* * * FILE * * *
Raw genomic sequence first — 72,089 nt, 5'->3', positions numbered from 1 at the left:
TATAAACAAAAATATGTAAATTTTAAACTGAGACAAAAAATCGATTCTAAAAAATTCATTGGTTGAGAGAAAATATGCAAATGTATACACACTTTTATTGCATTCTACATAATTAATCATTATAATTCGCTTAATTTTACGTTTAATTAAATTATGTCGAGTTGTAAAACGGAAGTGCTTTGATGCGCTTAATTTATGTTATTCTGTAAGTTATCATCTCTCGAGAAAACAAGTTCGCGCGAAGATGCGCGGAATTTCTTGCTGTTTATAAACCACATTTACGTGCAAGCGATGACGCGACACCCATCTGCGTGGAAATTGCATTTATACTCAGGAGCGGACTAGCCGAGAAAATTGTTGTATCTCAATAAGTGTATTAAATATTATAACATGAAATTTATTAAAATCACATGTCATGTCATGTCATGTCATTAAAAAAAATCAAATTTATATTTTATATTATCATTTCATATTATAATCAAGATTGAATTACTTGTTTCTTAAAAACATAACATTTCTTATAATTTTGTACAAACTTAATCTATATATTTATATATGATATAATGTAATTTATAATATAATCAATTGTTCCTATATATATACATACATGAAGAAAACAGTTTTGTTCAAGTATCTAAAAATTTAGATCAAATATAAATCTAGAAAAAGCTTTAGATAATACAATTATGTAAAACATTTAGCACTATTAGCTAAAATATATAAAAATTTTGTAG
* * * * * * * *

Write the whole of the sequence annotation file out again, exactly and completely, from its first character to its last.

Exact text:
Raw genomic sequence first — 72,089 nt, 5'->3', positions numbered from 1 at the left:
TATAAACAAAAATATGTAAATTTTAAACTGAGACAAAAAATCGATTCTAAAAAATTCATTGGTTGAGAGAAAATATGCAAATGTATACACACTTTTATTGCATTCTACATAATTAATCATTATAATTCGCTTAATTTTACGTTTAATTAAATTATGTCGAGTTGTAAAACGGAAGTGCTTTGATGCGCTTAATTTATGTTATTCTGTAAGTTATCATCTCTCGAGAAAACAAGTTCGCGCGAAGATGCGCGGAATTTCTTGCTGTTTATAAACCACATTTACGTGCAAGCGATGACGCGACACCCATCTGCGTGGAAATTGCATTTATACTCAGGAGCGGACTAGCCGAGAAAATTGTTGTATCTCAATAAGTGTATTAAATATTATAACATGAAATTTATTAAAATCACATGTCATGTCATGTCATGTCATTAAAAAAAATCAAATTTATATTTTATATTATCATTTCATATTATAATCAAGATTGAATTACTTGTTTCTTAAAAACATAACATTTCTTATAATTTTGTACAAACTTAATCTATATATTTATATATGATATAATGTAATTTATAATATAATCAATTGTTCCTATATATATACATACATGAAGAAAACAGTTTTGTTCAAGTATCTAAAAATTTAGATCAAATATAAATCTAGAAAAAGCTTTAGATAATACAATTATGTAAAACATTTAGCACTATTAGCTAAAATATATAAAAATTTTGTAG